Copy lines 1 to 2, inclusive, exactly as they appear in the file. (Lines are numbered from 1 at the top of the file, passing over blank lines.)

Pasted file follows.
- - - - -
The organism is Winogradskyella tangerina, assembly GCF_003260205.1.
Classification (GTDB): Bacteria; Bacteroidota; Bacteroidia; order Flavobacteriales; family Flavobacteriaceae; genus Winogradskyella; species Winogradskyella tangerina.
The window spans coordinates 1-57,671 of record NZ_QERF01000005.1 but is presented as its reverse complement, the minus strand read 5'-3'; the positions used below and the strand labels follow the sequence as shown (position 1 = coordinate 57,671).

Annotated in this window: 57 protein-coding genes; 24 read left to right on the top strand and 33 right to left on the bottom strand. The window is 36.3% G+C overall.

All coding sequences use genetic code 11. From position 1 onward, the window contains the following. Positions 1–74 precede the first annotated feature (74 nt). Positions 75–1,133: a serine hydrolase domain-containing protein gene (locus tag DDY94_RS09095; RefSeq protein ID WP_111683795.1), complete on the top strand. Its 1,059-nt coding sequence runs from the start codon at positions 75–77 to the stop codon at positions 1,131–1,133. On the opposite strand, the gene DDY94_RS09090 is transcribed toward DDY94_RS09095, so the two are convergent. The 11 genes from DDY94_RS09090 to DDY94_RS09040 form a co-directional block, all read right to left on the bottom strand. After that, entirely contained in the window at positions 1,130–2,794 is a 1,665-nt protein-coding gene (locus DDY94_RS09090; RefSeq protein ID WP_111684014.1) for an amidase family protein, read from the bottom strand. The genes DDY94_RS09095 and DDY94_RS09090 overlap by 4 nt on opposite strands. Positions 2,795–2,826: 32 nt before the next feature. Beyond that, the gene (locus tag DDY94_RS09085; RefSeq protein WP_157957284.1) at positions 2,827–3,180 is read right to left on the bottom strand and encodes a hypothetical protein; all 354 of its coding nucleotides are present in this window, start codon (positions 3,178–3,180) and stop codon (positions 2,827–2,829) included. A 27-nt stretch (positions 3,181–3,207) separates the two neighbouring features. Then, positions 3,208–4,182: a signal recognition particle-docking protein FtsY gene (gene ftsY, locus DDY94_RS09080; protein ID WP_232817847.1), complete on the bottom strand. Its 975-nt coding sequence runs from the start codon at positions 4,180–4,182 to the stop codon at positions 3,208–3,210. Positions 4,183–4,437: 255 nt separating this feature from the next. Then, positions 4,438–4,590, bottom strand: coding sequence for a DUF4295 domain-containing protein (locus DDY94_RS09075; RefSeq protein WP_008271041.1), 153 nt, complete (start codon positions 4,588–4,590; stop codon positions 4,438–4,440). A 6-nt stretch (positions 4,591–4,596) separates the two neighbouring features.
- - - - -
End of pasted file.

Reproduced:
The organism is Winogradskyella tangerina, assembly GCF_003260205.1.
Classification (GTDB): Bacteria; Bacteroidota; Bacteroidia; order Flavobacteriales; family Flavobacteriaceae; genus Winogradskyella; species Winogradskyella tangerina.